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Urban ecosystems

The urban microclimate

Urban heat islands

Paris skyline

Tall buildings in Paris

A dome of warm air frequently builds up over city centres forming an urban heat island. As a result, temperatures in the city can be several degrees celsius higher than temperatures in the surrounding countryside. There are two main reasons.

The following factors can also contribute.

Precipitation and humidity

As well as being warmer urban ecosystems often have more rain. We have already seen how atmospheric pollution can lead to more cloud cover.

The warmer temperatures can also lead to the formation of convection currents and strong thermals. These can help both to form and strengthen thunderstorms leading to higher rainfall both in the urban area and downwind of it.

For example, between 1951 and 1960 thunder was heard on 110 days in central London but only on 60 days on the Kent coast

Even though there is more rain, air humidity may be lower as fewer bodies of open water mean there is less water evaporating into the air.

Atmospheric pollution

Photochemical haze over London

A distant view of London from the North Downs
showing a photochemical haze

The urban atmosphere often has high pollution levels. Major sources are the burning of fossil fuels, car exhaust fumes and the use of CFCs (chlorofluorocarbons) e.g. as refrigerants and in aerosol sprays.

Photochemical smogs can sometimes be seen over large cities. These form when oxides of nitrogen and unburnt hydrocarbons from vehicle exhaust react with sunlight and ozone in the atmosphere. Asthma and other breathing problems may be exacerbated.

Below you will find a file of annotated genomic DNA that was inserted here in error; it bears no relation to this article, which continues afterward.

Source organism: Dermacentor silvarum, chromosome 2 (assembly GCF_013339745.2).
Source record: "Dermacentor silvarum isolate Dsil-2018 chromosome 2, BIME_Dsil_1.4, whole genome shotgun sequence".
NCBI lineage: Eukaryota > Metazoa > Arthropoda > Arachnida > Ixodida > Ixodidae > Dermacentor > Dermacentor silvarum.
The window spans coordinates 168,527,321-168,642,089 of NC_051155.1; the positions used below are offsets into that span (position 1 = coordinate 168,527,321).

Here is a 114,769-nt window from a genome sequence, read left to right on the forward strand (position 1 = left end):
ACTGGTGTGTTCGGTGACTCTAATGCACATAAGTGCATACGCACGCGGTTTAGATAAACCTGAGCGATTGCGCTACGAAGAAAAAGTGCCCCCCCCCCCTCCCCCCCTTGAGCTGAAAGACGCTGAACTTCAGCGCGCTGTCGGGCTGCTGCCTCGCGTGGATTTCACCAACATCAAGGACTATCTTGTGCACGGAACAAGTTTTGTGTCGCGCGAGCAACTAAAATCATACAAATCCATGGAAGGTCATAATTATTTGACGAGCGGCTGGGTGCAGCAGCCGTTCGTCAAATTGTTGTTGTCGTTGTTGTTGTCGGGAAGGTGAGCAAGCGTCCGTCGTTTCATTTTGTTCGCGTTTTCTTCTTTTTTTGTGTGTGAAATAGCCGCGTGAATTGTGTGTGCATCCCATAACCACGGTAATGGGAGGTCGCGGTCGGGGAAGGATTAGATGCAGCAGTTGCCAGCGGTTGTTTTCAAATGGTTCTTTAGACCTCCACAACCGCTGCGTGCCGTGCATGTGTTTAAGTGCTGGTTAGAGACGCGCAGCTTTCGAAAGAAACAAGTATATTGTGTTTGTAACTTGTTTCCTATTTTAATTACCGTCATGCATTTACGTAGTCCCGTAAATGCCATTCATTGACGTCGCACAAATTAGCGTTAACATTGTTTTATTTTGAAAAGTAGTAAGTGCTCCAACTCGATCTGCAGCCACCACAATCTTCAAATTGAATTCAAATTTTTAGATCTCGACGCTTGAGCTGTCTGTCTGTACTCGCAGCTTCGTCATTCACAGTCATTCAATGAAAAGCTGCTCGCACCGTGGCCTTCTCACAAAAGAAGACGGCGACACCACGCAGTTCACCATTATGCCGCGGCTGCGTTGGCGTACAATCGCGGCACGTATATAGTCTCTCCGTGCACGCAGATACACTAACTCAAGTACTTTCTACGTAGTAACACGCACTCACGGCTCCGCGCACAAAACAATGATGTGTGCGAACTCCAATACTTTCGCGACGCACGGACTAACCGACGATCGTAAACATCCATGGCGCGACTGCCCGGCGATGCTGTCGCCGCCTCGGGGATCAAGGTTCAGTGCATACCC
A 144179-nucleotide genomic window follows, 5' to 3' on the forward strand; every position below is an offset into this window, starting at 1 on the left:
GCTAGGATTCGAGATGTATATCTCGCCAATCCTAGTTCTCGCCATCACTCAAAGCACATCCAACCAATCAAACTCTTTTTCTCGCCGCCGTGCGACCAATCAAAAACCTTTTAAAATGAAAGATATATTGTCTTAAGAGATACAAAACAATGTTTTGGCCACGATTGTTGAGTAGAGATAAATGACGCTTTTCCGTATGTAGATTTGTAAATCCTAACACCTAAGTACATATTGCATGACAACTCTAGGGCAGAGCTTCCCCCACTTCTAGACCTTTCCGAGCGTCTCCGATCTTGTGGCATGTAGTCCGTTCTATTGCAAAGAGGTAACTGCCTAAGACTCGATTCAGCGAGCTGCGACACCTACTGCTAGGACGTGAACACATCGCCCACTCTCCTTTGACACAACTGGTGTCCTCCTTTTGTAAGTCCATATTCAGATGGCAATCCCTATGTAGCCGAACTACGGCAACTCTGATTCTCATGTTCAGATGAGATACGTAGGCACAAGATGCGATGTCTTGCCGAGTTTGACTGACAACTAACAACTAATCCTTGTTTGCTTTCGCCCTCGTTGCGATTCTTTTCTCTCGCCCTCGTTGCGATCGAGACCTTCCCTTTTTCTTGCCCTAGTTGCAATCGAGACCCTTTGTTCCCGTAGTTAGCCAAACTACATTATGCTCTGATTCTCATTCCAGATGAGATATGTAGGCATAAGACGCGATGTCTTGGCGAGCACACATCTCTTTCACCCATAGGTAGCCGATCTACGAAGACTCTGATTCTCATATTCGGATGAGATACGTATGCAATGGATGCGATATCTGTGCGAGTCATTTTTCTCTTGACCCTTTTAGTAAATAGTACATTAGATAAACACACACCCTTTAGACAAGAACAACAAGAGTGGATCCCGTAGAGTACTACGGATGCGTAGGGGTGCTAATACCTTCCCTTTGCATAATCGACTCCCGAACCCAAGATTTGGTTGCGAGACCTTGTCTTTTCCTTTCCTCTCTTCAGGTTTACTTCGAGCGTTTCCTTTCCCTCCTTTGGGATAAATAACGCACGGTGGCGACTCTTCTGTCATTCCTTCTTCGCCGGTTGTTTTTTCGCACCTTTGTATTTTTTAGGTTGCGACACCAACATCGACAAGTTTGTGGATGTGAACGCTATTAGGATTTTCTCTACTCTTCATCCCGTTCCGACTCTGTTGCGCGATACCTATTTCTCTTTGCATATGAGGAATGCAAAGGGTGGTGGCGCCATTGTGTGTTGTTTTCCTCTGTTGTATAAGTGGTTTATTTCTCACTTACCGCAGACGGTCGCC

Pollution can cause many other problems including

All such effects can directly or indirectly affect wildlife and their habitats


Cloud cover and pollution smogs will reduce the amount of solar radiation entering the urban ecosystem whilst shade from tall buildings may significantly reduce the amount of light reaching some areas. It is at night however that the biggest difference between urban and rural areas is seen. Night lights around the world shows how world's cities are lit up at night, with their glow extending over the countryside around them.


Tall buildings provide shelter from the fast moving winds in the upper atmosphere.

At the same time however buildings can disturb the pattern of airflow. Fast turbulent winds can be funnelled between buildings creating eddies and vortices which swirl up dust and litter making walking between buildings difficult and sometimes dangerous.

Microclimate and wildlife

The urban microclimate has a number of distinctive features but it is difficult to generalise about what affect these might have on wildlife because of the many other factors that influence survival in an urban ecosystem. A few examples of known effects are given here.

Urban lighting

Air pollution

The urban heat island

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